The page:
The smashed, fungal remnants of New Orleans illustrate the incompetence and corruption (once again) of our formally civilized world, which can only be redeemed by determination, organic connections of family and friends, and a strong sense of justice. The nudity that shocked some in “Tempest” is taken-for-granted in “Treme.” The innocent daughter figure who provides contrast is now much younger, taking piano lessons, and Prospero is John Goodman, vast and roaring English professor, speaking the speech on YouTube with Falstaffian force but language that is cursing.
Let’s see -- the DJ, Steve Zahn, as Ariel? Or is he Caliban? Depends on your point of view, I guess. We can take this stuff too far. But after the first five episodes I’m not spotting bad guys who are not politicians or lawmen. Clearly bad guys exist and we see the damage they’ve wrought, but they have no faces yet. Instead we’re being educated about a performance culture where parades are meant to be joined instead of watched and funerals are ornate, high-stepping events. Shakespeare would have loved it.
Many, but not all, show biz folks who make money will then risk it to do something close to their hearts. Derek Jarman managed his hat trick by falling back to Super 8 to reduce costs. (How he would have loved video!) Those who are constantly going on about the crash of full-scale culture, the good old days, are not taking into consideration that Jarman managed to stage a respectable Ziegfield Follies number in a ruin. Those who have insisted that sex and explosions are the only way to make a movie are having to admit “Treme,” more of a concert than a cop show, is no less absorbing.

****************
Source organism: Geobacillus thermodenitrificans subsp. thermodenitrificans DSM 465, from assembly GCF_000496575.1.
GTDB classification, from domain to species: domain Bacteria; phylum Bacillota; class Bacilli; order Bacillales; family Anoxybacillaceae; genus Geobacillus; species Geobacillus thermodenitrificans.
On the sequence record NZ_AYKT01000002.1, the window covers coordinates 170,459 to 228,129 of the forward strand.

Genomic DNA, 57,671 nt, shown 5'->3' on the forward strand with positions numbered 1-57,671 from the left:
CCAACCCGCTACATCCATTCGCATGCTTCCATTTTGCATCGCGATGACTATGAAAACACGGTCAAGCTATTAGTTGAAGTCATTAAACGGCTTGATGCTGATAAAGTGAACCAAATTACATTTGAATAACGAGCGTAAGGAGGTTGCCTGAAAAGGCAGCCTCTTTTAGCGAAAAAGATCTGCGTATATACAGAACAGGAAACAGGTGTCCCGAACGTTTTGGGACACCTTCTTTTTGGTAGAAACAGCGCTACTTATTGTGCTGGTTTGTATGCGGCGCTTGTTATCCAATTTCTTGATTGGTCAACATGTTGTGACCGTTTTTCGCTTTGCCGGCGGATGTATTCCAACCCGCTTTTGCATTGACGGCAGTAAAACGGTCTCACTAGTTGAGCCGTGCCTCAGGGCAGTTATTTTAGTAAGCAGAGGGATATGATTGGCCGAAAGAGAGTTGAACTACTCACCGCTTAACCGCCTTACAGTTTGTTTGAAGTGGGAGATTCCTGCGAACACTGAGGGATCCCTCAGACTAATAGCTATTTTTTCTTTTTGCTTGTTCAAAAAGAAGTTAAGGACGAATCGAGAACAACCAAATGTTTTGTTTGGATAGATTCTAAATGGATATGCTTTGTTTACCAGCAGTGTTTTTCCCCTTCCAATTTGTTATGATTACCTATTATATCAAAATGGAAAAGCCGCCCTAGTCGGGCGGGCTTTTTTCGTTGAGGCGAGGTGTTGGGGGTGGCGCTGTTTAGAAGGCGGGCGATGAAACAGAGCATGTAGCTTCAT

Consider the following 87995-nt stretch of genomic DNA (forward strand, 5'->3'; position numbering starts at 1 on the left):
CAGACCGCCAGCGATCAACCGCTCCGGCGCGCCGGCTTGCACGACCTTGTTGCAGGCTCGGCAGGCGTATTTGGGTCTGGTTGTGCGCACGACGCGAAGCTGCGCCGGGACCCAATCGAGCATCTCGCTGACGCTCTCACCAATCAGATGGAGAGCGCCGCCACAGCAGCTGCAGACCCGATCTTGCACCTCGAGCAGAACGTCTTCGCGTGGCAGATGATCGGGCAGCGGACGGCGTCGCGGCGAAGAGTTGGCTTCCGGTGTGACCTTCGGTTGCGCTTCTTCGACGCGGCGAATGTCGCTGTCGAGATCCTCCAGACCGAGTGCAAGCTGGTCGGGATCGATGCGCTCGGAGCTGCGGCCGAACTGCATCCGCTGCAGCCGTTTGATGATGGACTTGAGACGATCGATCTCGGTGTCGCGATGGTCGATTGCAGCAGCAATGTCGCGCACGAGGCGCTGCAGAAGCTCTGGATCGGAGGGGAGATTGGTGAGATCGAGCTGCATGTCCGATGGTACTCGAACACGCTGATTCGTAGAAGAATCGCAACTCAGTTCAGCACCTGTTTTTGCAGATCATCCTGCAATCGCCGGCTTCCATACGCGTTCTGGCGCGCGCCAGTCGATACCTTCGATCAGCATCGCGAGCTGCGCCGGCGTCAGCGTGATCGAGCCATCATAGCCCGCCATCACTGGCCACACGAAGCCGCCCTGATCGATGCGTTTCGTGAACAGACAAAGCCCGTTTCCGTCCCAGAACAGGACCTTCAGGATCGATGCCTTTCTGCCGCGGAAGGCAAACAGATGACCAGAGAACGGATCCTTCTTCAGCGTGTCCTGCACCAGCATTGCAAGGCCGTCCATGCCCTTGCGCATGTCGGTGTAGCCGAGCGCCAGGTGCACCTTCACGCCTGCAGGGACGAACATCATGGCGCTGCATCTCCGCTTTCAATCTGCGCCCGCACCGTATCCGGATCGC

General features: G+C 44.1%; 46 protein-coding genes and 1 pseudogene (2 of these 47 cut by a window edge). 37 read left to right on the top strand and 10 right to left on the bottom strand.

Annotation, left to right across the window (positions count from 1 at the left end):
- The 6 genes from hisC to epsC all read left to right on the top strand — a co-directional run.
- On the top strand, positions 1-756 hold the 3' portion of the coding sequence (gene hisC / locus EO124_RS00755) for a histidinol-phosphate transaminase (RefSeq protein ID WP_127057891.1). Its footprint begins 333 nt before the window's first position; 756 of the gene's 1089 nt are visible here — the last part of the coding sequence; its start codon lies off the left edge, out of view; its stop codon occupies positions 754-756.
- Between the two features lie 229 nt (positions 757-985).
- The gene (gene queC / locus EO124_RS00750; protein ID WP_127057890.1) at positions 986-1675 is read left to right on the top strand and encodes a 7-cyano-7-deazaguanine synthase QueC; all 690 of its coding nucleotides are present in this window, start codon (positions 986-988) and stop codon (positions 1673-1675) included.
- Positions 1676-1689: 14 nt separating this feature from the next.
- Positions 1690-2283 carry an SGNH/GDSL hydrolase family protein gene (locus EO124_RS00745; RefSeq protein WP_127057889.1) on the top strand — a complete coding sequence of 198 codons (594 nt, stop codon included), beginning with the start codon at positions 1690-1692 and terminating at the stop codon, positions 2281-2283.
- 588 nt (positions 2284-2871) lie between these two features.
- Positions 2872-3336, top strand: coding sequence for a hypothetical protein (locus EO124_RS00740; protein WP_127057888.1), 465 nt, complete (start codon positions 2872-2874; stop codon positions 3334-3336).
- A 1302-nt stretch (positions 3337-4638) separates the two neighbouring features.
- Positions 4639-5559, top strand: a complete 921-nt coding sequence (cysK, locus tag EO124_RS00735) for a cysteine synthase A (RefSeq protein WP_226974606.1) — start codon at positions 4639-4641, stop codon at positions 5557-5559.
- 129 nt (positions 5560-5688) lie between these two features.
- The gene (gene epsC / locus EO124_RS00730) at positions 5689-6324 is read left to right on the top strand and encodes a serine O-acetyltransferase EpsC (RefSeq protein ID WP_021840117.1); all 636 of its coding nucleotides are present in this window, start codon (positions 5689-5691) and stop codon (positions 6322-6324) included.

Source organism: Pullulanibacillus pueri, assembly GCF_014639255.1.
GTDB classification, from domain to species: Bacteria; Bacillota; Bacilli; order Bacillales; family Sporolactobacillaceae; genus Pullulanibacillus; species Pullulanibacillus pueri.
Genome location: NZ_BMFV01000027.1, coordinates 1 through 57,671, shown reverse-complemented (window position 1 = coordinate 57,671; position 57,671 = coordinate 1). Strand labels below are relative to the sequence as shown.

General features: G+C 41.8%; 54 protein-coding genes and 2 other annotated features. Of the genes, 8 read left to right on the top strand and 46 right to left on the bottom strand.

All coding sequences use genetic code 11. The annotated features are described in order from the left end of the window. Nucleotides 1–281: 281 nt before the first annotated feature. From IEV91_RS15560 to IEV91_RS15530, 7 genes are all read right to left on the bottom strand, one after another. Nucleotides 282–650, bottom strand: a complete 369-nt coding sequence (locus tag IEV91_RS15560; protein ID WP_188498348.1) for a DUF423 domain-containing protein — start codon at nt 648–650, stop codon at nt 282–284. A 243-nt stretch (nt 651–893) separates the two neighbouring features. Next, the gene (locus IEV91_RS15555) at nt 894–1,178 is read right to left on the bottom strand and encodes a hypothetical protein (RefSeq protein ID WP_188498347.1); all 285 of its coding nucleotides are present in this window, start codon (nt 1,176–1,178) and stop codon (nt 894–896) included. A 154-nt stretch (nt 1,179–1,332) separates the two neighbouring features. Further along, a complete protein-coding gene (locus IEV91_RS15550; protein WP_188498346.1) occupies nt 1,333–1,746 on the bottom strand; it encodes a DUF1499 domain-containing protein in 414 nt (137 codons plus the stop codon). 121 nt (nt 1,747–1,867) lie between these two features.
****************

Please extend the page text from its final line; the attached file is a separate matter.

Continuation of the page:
Comparing these two, one a series and one a classic play, was an accident. The common message I get from thinking about them, both the content and the creation, is the human value of a group that works together as repertory, both the actors and the characters they portray. Society, miserable as it can be, is vital, but it is the tribal performance group that is the source of human expression and achievement. This has been true through time on every continent. Consider Mardi Gras!